• No longer participating in activities that were once highly enjoyed
  • Has frequent accidents
  • Wears long sleeves and pants, even in hot weather
  • Isolating oneself from family and friends
  • Needs to be alone for long periods of time
  • Makes statements of helplessness or worthlessness
  • Keeping sharp objects on hand
  • Difficulties with interpersonal relationships

Physical symptoms:

  • Unexplained wounds or scars
  • Patches of missing hair
  • Frequently has bruises
  • Fresh scrapes or cuts
  • Frequent broken bones

Cognitive symptoms:

  • Having poor impulse control
  • Chronic, uncontrollable thoughts of wanting to harm oneself
  • Having extreme difficulty concentrating and focusing
  • Continually questioning one’s personal identity

Psychosocial symptoms:

  • Emotional instability
  • Feeling hopeless, helpless, and worthless
  • Feeling guilty and ashamed
  • Feeling disgusted by oneself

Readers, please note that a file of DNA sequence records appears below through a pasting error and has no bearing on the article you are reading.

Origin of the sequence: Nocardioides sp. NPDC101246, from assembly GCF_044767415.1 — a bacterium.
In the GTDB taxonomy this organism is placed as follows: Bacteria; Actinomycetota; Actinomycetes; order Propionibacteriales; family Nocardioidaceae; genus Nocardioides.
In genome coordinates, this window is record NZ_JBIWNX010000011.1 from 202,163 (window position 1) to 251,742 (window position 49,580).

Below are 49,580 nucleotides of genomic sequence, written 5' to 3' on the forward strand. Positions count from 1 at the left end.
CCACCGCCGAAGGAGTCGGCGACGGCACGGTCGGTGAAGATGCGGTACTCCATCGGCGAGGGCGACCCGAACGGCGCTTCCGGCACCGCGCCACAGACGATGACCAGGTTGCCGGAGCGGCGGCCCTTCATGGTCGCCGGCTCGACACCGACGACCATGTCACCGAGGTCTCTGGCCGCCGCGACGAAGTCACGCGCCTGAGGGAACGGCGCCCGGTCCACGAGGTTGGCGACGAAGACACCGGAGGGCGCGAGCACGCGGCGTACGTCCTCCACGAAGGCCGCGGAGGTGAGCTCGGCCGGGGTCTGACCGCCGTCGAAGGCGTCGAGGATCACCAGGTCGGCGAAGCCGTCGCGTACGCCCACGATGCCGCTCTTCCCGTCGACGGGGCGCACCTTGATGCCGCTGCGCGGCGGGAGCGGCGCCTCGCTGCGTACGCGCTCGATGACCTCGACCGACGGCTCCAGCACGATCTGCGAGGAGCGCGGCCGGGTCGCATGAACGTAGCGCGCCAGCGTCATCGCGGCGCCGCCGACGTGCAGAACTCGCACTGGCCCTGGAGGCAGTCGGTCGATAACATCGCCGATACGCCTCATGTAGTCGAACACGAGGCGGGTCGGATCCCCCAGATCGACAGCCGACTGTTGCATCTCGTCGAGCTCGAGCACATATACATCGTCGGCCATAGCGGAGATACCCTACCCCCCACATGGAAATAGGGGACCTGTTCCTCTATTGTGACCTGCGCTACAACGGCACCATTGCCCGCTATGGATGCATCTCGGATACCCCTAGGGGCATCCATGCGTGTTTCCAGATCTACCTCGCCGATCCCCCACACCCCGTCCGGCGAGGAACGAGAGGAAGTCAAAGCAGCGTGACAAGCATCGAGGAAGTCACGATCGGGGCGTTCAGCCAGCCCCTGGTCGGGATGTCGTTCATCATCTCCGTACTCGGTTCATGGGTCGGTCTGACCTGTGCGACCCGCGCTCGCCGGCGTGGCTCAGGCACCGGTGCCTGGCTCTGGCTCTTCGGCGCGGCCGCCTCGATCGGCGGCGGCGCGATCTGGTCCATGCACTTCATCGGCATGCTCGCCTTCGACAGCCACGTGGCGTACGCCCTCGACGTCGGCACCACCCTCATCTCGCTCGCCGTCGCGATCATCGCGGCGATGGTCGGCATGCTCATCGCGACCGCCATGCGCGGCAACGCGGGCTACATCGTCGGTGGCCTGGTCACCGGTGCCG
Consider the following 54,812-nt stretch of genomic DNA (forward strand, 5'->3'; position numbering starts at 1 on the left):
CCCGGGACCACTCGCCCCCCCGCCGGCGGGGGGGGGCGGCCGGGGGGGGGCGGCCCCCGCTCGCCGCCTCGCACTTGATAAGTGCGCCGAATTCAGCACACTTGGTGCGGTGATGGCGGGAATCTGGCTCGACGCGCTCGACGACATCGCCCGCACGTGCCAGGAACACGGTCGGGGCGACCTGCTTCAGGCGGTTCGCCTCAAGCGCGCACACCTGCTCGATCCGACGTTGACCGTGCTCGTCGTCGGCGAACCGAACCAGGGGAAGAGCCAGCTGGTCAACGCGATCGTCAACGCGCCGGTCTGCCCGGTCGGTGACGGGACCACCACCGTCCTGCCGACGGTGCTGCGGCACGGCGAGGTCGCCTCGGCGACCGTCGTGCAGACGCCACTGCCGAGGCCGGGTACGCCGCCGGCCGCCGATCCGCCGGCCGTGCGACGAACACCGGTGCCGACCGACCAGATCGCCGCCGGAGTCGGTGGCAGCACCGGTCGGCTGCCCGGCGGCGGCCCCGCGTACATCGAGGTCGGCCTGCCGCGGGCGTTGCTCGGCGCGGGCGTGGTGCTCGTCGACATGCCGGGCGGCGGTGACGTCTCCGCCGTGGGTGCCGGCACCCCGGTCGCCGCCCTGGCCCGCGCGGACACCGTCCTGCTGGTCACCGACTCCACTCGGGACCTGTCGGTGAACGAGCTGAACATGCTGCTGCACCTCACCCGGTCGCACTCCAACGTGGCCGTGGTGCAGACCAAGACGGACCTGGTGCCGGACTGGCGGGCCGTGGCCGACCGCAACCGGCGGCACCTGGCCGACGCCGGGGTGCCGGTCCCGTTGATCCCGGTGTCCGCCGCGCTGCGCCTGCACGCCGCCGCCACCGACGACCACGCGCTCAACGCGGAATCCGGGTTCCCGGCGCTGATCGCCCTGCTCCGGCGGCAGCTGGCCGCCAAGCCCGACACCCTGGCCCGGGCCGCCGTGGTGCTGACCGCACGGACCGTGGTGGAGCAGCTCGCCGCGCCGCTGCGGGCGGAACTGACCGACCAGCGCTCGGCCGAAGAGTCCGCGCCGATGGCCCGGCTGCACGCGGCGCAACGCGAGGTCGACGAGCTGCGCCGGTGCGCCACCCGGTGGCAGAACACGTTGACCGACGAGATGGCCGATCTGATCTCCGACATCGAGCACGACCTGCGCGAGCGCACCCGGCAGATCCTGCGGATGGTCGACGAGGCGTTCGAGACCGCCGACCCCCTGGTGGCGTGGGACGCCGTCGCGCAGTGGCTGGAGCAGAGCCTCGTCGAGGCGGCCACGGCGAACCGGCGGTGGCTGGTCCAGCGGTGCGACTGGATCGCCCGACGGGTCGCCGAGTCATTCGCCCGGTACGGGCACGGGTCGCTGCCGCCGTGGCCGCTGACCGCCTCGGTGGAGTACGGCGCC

• Emotionally numb
  • Anxiety
  • Depression


Effects of self-harm

When a person who is harming themselves does not get the treatment that he or she needs, it can cause a number of more serious complications. These long-term effects can be extremely detrimental and may include:

  • Worsening feelings of shame and guilt
  • Increased frequency of the self-harming behaviors
  • Substance abuse or addiction
  • Familial conflict
  • Isolation from family and friends
  • Academic failure
  • Infection from wounds or from sharing tools
  • Permanent scars or disfigurement
  • Severe bleeding
  • Anemia
  • Permanent tissue damage
  • Permanent numbness or weakness in certain parts of the body
  • Improper healing of broken bones
  • Damage to organs or organ failure
  • Death

Co-Occurring Disorders

Self-harm and co-occurring disorders

It is not uncommon for individuals who self-injure to be suffering from a mental illness because, in many cases, this behavior can also be symptomatic of certain mental health disorders. The disorders most commonly associated with self-mutilation include:

  • Depressive disorders
  • Bipolar disorder
  • Post-traumatic stress disorder
  • Borderline personality disorder
  • Schizophrenia
  • Eating disorders
  • Obsessive-compulsive disorder
  • Panic disorder
  • Other anxiety disorders
  • Substance abuse disorders

I always felt so misunderstood, but at Resource it was like someone finally took the time to get to know me. That made a huge difference. This place helped me so much.